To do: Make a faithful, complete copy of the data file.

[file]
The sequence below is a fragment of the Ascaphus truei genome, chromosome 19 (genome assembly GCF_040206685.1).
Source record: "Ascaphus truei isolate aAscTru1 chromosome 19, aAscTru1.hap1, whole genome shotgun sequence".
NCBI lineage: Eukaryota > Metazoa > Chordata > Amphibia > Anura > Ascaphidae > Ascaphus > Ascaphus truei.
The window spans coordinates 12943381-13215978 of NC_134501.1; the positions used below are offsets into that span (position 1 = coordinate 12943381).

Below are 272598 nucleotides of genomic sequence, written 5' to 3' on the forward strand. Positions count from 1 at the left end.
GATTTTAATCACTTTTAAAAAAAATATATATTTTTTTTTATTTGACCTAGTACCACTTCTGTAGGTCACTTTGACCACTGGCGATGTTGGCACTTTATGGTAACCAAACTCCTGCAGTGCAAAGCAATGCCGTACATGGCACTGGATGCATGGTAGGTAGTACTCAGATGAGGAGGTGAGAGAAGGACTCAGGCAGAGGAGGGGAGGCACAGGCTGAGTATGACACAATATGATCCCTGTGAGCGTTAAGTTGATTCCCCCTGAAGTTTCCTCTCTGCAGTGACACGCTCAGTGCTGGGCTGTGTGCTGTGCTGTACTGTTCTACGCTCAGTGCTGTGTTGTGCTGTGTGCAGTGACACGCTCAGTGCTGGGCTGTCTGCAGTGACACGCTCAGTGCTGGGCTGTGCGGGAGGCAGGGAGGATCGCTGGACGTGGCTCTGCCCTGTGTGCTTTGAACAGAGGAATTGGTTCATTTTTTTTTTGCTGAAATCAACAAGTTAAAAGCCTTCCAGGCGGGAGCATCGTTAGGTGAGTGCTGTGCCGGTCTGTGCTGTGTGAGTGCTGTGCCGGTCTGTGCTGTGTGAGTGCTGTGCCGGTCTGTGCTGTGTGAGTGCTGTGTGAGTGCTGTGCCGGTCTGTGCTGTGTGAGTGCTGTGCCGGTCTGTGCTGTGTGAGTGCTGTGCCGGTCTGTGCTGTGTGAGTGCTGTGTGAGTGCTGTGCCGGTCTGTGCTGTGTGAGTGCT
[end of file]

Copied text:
The sequence below is a fragment of the Ascaphus truei genome, chromosome 19 (genome assembly GCF_040206685.1).
Source record: "Ascaphus truei isolate aAscTru1 chromosome 19, aAscTru1.hap1, whole genome shotgun sequence".
NCBI lineage: Eukaryota > Metazoa > Chordata > Amphibia > Anura > Ascaphidae > Ascaphus > Ascaphus truei.
The window spans coordinates 12943381-13215978 of NC_134501.1; the positions used below are offsets into that span (position 1 = coordinate 12943381).

Below are 272598 nucleotides of genomic sequence, written 5' to 3' on the forward strand. Positions count from 1 at the left end.
GATTTTAATCACTTTTAAAAAAAATATATATTTTTTTTTATTTGACCTAGTACCACTTCTGTAGGTCACTTTGACCACTGGCGATGTTGGCACTTTATGGTAACCAAACTCCTGCAGTGCAAAGCAATGCCGTACATGGCACTGGATGCATGGTAGGTAGTACTCAGATGAGGAGGTGAGAGAAGGACTCAGGCAGAGGAGGGGAGGCACAGGCTGAGTATGACACAATATGATCCCTGTGAGCGTTAAGTTGATTCCCCCTGAAGTTTCCTCTCTGCAGTGACACGCTCAGTGCTGGGCTGTGTGCTGTGCTGTACTGTTCTACGCTCAGTGCTGTGTTGTGCTGTGTGCAGTGACACGCTCAGTGCTGGGCTGTCTGCAGTGACACGCTCAGTGCTGGGCTGTGCGGGAGGCAGGGAGGATCGCTGGACGTGGCTCTGCCCTGTGTGCTTTGAACAGAGGAATTGGTTCATTTTTTTTTTGCTGAAATCAACAAGTTAAAAGCCTTCCAGGCGGGAGCATCGTTAGGTGAGTGCTGTGCCGGTCTGTGCTGTGTGAGTGCTGTGCCGGTCTGTGCTGTGTGAGTGCTGTGCCGGTCTGTGCTGTGTGAGTGCTGTGTGAGTGCTGTGCCGGTCTGTGCTGTGTGAGTGCTGTGCCGGTCTGTGCTGTGTGAGTGCTGTGCCGGTCTGTGCTGTGTGAGTGCTGTGTGAGTGCTGTGCCGGTCTGTGCTGTGTGAGTGCT